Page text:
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Aust Fam Physician. 2004 Aug;33(8):627-8.

Quinine associated blindness.

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Neurology Department, Gosford Hospital, New South Wales.



Quinine is commonly prescribed to the elderly for the treatment of benign nocturnal cramps, yet its use is not without complications.


This article presents a case of quinine toxicity producing bilateral blindness, followed by a review of the adverse reactions associated with quinine use and its efficacy in treating benign nocturnal muscular cramps.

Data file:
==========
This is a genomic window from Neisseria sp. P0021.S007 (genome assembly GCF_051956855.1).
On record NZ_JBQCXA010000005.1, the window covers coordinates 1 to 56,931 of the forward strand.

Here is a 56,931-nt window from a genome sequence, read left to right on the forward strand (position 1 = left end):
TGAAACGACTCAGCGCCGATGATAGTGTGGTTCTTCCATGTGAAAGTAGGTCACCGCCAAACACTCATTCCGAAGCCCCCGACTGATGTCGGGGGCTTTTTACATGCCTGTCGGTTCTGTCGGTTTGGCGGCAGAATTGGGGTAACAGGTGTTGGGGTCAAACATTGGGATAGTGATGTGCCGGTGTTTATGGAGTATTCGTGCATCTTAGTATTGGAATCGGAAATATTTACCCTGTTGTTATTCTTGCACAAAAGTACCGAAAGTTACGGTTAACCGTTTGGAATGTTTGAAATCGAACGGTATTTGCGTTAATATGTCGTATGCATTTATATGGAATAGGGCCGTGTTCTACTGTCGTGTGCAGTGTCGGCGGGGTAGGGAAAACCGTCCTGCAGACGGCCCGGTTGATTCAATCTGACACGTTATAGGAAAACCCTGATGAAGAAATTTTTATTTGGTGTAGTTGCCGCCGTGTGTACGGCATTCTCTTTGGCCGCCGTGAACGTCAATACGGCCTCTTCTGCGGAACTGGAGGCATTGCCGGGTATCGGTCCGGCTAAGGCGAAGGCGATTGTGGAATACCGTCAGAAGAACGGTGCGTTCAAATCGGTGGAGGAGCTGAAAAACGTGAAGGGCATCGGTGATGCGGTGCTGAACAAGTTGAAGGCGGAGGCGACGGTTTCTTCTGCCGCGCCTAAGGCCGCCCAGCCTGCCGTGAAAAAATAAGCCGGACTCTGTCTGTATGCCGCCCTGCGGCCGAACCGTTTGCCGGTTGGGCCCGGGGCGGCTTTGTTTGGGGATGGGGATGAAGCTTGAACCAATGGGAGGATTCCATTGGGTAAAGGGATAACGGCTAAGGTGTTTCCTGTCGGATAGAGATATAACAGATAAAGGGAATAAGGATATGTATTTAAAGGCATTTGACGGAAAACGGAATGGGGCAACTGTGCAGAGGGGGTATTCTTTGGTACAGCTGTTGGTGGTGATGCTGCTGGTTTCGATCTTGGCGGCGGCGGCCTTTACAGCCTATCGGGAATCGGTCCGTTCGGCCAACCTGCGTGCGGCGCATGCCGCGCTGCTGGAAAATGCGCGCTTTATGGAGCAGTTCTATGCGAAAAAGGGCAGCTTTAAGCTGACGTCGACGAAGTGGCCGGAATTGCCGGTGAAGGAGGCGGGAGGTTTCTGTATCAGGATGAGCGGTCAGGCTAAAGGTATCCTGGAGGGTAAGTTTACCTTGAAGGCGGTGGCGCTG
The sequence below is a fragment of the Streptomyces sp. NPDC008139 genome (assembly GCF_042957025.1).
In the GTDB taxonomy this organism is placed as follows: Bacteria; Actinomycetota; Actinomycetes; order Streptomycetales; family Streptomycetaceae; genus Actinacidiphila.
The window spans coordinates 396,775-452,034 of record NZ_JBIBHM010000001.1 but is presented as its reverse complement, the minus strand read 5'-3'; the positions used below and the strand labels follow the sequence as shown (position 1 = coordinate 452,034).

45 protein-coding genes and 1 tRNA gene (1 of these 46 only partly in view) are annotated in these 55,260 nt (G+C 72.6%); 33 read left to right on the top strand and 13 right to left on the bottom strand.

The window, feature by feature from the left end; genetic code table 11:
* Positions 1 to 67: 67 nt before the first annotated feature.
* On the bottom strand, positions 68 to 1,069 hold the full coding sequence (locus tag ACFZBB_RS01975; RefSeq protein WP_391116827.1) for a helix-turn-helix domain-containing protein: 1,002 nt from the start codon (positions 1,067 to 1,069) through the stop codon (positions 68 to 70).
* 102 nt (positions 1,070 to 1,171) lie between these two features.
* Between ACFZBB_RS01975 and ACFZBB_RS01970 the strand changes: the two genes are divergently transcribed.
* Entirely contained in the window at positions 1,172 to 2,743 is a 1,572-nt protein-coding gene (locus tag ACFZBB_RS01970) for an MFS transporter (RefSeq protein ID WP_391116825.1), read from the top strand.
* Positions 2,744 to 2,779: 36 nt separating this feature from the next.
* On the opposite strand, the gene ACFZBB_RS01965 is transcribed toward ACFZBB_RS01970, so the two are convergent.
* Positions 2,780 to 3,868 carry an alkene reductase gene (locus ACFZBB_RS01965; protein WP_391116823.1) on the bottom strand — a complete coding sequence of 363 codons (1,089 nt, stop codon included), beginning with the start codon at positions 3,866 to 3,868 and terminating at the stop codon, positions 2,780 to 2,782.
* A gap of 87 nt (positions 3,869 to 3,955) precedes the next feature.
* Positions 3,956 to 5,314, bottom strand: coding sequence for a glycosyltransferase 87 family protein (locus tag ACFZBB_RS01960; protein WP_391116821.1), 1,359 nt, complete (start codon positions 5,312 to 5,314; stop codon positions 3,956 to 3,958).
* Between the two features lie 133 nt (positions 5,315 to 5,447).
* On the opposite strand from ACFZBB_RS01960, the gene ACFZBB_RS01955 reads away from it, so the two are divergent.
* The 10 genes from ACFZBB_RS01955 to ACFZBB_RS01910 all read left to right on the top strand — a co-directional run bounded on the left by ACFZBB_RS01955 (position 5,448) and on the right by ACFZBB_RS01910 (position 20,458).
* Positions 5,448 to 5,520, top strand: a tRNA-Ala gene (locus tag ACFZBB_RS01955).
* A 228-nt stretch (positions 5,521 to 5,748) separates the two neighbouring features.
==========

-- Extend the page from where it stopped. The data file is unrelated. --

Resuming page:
Visual loss has been associated with quinine serum concentrations above 10 microg/mL (therapeutic range 2-5 microg/mL). Other adverse reactions include neurological symptoms, haemolysis, acute renal failure and arrhythmia. There is conflicting evidence for the efficacy of quinine for leg cramps in randomised controlled studies, however, meta-analysis of these studies suggests some benefit. Although severe side effects are rare at therapeutic doses, the possibility of overdose needs to be considered when prescribing and an individual risk benefit analysis needs to be made. Benefits and adverse reactions should be closely monitored and medication ceased if appropriate.

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